Such progress would not have been possible without collaboration, robust public and private investments and effective coordination. 

However, these achievements have not been made available equitably, and huge access asymmetries remain between rich and poor countries. ]

Testing remains an essential pillar to help fight the COVID-19 pandemic and to ensure preparedness for future pandemics.

Authors & affiliations

a Médecins Sans Frontières, Rio de Janeiro, Brazil
b Texas Children’s Center for Vaccine Development, Baylor College of Medicine, Houston, TX, USA
c Center for Sustainable Development, Columbia University, New York, New York, United States of America
d International Vaccine Institute, Seoul, South Korea
e Program for Appropriate Technology in Health (PATH) Essential Medicines, PATH Seattle, WA, USA
f University of Houston College of Medicine, Houston, TX, USA
g Koc University Research Center for Infectious Diseases, Istanbul, Turkey
h University of the West Indies, Mona, Kingston, Jamaica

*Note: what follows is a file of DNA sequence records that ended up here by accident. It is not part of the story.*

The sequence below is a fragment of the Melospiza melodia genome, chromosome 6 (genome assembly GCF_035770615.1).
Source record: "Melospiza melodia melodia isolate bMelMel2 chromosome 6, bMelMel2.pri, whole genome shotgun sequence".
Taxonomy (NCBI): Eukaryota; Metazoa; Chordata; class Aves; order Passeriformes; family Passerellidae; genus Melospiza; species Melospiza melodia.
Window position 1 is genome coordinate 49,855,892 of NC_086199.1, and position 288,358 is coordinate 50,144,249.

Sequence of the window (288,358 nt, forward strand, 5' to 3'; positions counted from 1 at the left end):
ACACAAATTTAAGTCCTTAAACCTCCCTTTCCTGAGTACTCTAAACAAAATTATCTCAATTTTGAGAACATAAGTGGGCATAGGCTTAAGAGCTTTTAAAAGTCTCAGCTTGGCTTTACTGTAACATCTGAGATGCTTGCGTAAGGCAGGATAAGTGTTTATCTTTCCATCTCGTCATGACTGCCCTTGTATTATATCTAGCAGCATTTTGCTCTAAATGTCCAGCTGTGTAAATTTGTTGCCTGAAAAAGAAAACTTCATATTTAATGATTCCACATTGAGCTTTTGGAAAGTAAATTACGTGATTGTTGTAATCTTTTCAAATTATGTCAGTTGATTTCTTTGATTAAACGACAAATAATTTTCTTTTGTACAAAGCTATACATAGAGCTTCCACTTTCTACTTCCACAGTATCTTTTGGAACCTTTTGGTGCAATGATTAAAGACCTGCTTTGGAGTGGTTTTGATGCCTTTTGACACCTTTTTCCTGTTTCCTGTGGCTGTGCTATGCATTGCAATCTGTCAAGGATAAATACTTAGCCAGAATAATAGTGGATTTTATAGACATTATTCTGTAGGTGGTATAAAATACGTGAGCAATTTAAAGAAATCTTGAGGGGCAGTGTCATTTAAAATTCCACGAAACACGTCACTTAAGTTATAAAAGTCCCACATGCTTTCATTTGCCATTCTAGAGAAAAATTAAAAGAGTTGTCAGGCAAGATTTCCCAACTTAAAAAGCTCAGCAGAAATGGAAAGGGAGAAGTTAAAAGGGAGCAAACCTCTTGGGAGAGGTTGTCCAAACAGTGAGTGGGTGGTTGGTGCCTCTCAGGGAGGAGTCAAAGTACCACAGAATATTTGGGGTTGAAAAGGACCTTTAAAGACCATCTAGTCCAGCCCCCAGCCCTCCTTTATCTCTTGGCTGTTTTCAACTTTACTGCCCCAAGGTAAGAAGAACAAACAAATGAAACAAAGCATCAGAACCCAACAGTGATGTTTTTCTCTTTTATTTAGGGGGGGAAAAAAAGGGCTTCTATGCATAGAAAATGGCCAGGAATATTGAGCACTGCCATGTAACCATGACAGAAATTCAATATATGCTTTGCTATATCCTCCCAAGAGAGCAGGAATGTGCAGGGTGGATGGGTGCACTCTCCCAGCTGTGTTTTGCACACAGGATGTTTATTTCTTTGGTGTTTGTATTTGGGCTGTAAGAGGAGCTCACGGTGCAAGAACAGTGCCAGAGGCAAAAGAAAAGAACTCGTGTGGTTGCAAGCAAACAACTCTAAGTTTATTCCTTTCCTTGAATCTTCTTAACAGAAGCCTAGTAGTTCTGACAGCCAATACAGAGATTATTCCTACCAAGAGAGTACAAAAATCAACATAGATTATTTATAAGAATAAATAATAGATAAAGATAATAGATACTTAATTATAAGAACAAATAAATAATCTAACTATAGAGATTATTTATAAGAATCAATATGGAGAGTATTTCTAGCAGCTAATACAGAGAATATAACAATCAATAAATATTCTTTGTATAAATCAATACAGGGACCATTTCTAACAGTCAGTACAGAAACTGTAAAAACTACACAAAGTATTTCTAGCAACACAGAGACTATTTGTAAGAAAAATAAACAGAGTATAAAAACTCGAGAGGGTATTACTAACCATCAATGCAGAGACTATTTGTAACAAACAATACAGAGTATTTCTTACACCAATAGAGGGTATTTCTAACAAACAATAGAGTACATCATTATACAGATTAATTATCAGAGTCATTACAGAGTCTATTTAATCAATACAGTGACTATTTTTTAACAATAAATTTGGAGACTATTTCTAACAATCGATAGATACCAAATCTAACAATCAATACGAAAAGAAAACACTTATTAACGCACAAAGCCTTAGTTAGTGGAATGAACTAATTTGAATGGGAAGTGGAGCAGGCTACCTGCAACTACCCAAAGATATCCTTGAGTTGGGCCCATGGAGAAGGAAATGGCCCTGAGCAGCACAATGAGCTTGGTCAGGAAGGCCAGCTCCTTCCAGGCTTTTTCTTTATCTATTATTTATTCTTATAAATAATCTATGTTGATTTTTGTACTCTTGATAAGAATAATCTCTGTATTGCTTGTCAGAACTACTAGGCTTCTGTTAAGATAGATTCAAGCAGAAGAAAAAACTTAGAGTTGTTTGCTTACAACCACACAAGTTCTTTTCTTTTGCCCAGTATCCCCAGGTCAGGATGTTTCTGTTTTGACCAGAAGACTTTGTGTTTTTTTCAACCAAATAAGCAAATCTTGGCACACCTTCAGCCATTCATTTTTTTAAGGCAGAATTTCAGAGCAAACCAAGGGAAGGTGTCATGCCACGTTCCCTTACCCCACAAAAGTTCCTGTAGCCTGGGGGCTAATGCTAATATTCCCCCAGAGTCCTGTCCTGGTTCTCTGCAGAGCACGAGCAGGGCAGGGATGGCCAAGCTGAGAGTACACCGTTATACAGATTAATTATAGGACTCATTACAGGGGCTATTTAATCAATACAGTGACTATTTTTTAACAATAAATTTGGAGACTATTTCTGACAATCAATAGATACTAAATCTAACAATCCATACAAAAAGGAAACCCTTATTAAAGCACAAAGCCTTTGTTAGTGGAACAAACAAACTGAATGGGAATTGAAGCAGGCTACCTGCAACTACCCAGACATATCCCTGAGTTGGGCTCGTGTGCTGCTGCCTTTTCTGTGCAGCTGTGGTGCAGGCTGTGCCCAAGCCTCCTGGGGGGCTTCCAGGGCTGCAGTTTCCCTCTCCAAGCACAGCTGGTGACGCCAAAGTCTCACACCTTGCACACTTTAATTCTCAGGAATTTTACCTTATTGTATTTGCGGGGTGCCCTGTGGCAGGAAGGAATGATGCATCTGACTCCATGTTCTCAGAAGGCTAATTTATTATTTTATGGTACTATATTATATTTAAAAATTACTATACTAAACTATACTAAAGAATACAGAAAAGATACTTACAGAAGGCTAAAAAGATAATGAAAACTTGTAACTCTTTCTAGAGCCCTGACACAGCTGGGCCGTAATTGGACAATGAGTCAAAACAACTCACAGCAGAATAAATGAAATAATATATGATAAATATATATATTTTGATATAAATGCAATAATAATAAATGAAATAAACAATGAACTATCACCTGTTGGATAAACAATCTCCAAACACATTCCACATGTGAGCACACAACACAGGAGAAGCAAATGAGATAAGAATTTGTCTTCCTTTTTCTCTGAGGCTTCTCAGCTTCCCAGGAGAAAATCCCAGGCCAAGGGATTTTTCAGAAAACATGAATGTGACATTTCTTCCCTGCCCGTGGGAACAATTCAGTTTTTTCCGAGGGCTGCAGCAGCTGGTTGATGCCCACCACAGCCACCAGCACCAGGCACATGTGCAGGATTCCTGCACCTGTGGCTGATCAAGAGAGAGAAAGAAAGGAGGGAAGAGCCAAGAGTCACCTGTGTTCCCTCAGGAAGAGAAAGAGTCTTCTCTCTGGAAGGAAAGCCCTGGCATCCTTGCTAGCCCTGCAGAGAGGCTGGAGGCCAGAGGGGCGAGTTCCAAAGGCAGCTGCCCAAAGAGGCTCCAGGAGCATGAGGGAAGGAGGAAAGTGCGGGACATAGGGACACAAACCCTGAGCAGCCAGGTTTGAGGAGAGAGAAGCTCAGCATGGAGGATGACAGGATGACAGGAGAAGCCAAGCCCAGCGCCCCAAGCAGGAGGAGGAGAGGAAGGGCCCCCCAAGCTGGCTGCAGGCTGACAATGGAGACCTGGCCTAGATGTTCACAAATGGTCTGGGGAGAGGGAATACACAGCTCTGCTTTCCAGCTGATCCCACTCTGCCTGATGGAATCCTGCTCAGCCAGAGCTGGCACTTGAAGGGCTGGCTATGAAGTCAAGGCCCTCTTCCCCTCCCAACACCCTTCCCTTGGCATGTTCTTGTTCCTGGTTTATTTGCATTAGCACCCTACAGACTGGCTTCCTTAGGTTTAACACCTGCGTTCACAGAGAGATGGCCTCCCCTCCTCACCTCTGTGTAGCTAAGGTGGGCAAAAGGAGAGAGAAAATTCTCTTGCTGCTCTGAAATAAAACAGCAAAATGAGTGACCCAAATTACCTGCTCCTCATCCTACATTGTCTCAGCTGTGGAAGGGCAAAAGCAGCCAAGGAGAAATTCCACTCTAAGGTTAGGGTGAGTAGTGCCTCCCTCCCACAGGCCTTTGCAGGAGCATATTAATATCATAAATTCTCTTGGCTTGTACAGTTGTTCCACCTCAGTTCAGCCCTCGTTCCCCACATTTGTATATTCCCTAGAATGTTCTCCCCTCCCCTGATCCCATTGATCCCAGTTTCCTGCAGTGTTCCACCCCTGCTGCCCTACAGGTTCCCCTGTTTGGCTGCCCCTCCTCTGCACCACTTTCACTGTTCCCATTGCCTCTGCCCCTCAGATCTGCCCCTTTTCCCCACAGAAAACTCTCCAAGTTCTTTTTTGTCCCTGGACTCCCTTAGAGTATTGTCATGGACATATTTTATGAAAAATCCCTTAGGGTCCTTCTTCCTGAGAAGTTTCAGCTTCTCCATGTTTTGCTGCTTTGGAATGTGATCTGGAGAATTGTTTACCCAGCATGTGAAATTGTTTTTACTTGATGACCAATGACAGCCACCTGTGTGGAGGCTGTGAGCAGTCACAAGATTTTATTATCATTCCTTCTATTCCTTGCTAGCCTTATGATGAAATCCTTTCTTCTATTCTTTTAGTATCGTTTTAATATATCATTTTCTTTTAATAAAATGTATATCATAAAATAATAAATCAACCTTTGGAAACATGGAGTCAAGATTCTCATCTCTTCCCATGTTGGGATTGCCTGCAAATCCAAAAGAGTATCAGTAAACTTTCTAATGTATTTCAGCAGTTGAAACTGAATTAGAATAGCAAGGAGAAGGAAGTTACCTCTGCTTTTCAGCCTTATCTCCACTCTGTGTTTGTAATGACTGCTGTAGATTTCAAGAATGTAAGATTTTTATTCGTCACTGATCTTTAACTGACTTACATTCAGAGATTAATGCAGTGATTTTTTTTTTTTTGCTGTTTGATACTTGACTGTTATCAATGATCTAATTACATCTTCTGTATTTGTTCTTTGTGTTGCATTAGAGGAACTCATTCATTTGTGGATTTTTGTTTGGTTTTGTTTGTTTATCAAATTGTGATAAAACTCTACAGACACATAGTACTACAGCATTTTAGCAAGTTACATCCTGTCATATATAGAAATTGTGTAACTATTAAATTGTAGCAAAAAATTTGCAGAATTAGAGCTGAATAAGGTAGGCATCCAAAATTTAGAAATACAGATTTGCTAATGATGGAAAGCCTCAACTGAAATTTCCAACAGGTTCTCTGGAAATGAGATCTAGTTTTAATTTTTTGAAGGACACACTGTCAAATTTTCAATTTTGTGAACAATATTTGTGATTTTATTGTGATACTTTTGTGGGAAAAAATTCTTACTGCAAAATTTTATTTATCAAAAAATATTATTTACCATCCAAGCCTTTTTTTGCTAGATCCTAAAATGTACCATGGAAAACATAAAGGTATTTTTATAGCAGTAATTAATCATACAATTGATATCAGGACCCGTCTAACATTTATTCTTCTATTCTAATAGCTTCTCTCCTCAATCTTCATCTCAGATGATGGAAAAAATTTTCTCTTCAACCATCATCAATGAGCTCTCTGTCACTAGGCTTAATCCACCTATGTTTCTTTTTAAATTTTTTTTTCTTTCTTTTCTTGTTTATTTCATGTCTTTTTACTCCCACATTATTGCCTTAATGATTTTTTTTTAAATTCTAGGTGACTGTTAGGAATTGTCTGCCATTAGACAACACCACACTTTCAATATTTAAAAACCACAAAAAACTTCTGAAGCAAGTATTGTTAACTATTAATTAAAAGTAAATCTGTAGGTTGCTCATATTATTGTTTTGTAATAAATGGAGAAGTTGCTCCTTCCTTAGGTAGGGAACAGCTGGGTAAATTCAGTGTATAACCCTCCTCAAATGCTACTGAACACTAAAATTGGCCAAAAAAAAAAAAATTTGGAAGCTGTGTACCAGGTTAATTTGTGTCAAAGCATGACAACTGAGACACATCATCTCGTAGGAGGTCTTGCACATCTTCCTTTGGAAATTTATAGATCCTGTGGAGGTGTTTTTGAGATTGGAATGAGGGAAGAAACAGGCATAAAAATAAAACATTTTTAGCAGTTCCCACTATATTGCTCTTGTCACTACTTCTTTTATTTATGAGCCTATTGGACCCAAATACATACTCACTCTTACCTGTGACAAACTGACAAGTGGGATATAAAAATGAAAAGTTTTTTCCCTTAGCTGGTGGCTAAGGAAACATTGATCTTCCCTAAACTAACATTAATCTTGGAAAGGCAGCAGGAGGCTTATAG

i Middle East Technical University, Ankara, Turkey
j College of Medicine, King Saud University, Riyadh, Saudi Arabia
k Christian Medical College, Vellore, India
l London School of Hygiene & Tropical Medicine, London, UK
m ISGlobal-Barcelona Institute for Global Health-Hospital Clinic-University of Barcelona, Spain
n University of North Carolina, Gillings School of Global Public Health, Chapel Hill, NC, USA
o Heidelberg Institute of Global Health, University of Heidelberg, Heidelberg, Germany
p Johns Hopkins University School of Medicine, Baltimore, MD, USA
q Center for Vaccine Development, Bamako, Mali
r University of Maryland, MD, USA
s Center for Global Development, Washington, DC, USA
t Harvard Medical School, Boston, MA, USA
u Technology and Operations Management, INSEAD
v Drugs for Neglected Diseases Initiative, Geneva, Switzerland
w FIND, the global alliance for diagnostics, Geneva, Switzerland

CB, S-JL, EH wrote the initial draft. MEB and BL managed the process of review. All authors contributed equally and provided critical feedback, reference sources, and critical revisions for intellectual content and verified the information presented here.

Lancet Commission on COVID-19 Vaccines and Therapeutics Task Force


See the original publication

Declaration of Interest

See the original publication


We thank Jeffrey Sachs, Chair of the Lancet COVID-19 Commission for his invaluable review and feedback.